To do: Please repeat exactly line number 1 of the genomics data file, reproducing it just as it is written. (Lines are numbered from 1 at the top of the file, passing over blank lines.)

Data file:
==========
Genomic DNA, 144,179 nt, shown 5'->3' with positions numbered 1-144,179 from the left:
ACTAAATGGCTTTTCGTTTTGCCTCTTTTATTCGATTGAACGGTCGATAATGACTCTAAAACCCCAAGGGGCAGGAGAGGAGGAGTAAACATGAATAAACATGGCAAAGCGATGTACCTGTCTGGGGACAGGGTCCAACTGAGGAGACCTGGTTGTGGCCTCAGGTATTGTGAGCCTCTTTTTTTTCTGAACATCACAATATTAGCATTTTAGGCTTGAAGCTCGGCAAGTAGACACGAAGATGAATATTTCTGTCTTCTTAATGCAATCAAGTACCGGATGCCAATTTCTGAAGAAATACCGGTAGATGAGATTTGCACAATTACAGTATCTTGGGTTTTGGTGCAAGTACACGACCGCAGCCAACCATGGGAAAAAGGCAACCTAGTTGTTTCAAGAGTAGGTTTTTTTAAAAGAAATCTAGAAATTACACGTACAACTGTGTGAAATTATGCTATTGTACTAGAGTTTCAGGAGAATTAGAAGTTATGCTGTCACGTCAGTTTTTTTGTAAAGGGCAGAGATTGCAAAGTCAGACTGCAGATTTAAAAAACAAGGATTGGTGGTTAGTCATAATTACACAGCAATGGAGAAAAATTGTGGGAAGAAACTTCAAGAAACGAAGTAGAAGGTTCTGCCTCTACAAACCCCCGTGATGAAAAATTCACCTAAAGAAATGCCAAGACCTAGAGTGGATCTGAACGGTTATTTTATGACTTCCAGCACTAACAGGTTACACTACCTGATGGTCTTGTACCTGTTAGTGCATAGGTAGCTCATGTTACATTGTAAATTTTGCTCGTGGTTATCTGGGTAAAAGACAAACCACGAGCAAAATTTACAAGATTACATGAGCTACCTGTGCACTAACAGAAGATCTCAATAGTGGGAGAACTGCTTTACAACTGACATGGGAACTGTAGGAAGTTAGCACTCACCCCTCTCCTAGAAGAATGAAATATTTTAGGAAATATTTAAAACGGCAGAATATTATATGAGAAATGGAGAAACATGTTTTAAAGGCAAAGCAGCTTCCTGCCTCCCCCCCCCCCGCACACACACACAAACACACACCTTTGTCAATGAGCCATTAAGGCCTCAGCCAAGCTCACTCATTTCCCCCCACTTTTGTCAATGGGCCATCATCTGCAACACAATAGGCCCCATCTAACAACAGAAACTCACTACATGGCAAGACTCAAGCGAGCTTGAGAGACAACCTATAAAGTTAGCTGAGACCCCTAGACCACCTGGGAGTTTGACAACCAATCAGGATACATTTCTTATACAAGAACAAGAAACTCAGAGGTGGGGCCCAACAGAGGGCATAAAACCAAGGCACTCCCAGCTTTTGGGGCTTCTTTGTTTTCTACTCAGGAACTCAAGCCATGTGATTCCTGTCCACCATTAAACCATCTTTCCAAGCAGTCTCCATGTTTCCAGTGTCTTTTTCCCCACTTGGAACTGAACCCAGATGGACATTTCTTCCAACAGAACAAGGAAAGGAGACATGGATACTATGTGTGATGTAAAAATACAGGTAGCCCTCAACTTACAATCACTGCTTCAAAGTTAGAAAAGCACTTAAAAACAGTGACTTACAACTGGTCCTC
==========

Genomic DNA, 144,179 nt, shown 5'->3' with positions numbered 1-144,179 from the left: